Russia, Chechnya Trade Charges as Grozny Oil Refinery Blazes : Caucasus: Some fear nearby ammonia tanks could blow; no evacuations ordered. Moscow denies bombing.


Chechnya’s biggest oil refinery complex burned out of control Friday after reportedly being struck by Russian bombers, and Chechen officials warned that the blaze could spread to a nearby tank containing 5,000 tons of explosive ammonia.

“If it catches fire, an ecological disaster will hit the entire North Caucasus,” a Chechen Foreign Ministry official told Interfax news agency.

The “Vremya” television program reported that rivers of oil were on fire, raising the possibility of damage to a critical pipeline built to pump Caspian Sea oil from Azerbaijan to the complex of three oil refineries in the Chechen capital of Grozny.


“The whole refinery complex is on fire, but the situation with the pipeline is unclear,” said Marina V. Rodionova, press chief for the Russian Ministry of Emergencies. She said only 10 to 20 tons of ammonia remain in the storage tank, and no evacuation is needed.

Later, the Russian Defense Ministry said an explosion could endanger human life within a radius of 1.2 miles, depending on wind and weather. Reports from Grozny said the ammonia tank is 800 yards from the burning refineries, but no evacuation plans were announced.

Russian officials insisted that they had not bombed the oil complex.

“All oil refineries have been mined on orders of the Chechen leadership and can be blown up at any moment,” a government press service statement said. “The refineries are protected by reinforced detachments of Chechen militants. Russian units that attempt to reach them will suffer heavy losses.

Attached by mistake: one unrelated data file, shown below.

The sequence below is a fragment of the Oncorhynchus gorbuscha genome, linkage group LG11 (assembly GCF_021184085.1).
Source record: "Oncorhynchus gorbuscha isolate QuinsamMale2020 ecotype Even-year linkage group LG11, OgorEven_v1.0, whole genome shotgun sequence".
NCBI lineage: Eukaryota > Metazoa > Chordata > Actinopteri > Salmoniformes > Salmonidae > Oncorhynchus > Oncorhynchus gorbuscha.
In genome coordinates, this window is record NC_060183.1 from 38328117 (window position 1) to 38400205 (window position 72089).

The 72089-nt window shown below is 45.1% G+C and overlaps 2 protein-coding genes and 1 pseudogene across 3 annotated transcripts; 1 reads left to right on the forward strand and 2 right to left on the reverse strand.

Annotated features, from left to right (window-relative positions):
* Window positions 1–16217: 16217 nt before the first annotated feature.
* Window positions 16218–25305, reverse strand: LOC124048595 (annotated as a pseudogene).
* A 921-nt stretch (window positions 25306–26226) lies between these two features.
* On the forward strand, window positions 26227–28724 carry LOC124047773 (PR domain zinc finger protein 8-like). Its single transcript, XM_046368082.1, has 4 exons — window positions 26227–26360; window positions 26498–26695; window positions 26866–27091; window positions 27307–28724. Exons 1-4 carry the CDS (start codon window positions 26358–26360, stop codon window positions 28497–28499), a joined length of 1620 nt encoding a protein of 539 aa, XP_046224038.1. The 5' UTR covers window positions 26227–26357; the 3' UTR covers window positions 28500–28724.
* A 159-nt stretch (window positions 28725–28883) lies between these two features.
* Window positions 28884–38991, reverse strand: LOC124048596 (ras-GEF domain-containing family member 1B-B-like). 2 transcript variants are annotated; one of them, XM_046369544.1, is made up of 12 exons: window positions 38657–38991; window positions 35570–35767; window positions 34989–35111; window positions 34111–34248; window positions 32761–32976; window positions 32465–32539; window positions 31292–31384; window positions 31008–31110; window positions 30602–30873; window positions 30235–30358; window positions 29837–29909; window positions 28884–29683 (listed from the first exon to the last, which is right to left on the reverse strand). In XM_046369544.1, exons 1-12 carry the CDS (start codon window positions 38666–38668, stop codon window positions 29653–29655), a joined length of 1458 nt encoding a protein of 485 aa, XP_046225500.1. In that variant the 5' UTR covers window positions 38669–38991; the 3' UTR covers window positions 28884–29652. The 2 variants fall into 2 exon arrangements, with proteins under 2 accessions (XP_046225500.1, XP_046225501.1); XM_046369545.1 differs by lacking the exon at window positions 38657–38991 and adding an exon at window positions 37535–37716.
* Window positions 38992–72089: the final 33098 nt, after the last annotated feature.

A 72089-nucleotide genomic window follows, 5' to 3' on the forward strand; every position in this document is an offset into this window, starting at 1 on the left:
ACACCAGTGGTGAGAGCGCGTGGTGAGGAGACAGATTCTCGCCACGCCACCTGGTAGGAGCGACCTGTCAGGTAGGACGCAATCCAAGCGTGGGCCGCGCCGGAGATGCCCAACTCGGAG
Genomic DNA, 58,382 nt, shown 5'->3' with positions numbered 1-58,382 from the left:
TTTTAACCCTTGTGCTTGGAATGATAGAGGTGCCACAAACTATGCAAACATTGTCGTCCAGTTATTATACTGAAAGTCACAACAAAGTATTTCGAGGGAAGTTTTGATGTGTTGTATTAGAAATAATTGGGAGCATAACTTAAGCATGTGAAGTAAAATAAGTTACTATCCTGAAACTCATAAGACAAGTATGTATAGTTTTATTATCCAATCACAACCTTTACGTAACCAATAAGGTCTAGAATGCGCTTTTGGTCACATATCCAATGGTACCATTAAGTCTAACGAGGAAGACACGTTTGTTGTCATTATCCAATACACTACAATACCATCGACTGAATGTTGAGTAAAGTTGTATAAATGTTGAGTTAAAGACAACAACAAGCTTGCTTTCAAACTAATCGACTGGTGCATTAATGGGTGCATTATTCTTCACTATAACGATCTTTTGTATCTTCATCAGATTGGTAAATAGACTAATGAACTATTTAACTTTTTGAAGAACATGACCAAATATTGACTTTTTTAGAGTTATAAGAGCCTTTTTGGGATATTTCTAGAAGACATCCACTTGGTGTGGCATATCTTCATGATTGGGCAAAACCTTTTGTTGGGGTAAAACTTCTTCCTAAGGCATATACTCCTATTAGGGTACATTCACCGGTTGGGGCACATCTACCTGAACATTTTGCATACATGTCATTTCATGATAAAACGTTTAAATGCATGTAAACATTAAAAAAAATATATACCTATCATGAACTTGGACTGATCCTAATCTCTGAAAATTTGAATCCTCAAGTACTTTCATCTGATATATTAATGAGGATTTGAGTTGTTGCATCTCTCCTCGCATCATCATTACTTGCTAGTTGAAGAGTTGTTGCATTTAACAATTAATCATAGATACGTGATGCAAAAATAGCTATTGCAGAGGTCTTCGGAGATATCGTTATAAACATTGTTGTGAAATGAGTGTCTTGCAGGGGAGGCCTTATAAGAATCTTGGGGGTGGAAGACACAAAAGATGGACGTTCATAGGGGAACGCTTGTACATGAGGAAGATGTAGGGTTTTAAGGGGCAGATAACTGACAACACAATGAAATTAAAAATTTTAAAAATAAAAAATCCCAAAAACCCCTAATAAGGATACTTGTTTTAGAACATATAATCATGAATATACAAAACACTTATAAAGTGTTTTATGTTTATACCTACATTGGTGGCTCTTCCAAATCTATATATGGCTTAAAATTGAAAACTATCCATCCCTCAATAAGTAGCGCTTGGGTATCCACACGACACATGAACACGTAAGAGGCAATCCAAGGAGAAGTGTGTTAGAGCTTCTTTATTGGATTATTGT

“Not a single refinery came under bombing or artillery attack,” it added.

Whatever the cause of the refinery fire, Chechen officials said it has deprived nearby residents of one of their only sources of clean drinking water--melted snow.

City water supplies have been turned off for days, and people had been surviving by heating snow that is now covered with a black film of oil.


President Dzhokar M. Dudayev of Chechnya, reportedly holed up in a bunker under his presidential palace, appealed to Russian President Boris N. Yeltsin for a New Year’s cease-fire starting at 8 tonight Moscow time.


For a second day, Dudayev announced that he is ready for peace talks with the Kremlin, but he told “Vremya” that he has one condition: no disarmament of the Chechen people. Moscow insists on disarming the separatist fighters it refers to as “criminal gangs” and “illegal armed formations.”

For a second day, Russian officials said they had received no communications from Dudayev. Yeltsin’s chief of staff, Sergei A. Filatov, made it clear that Moscow would negotiate only the terms of surrender.

Filatov said the quantity of weaponry in Chechnya also poses a security threat to other North Caucasus regions.

While acknowledging that the war to crush Chechnya’s 3-year-old declaration of independence has become “protracted and ugly” and that “we have made a series of mistakes,” Filatov said the time when the conflict could be resolved without force has passed.

The Kremlin’s horrendous image problem worsened Friday as lawmaker Leonid N. Petrovsky returned from Grozny to report that Russian airplanes were shelling and bombing villages packed with terrified refugees.

Petrovsky said Russian troops had told him that they did not want to fight; Russian POWs told him they believe that their government doesn’t want them back because they were captured after refusing to shoot civilians, and Chechen farmers who had never fought before told him that they were taking up weapons to exact revenge on the Russians who had slain their families.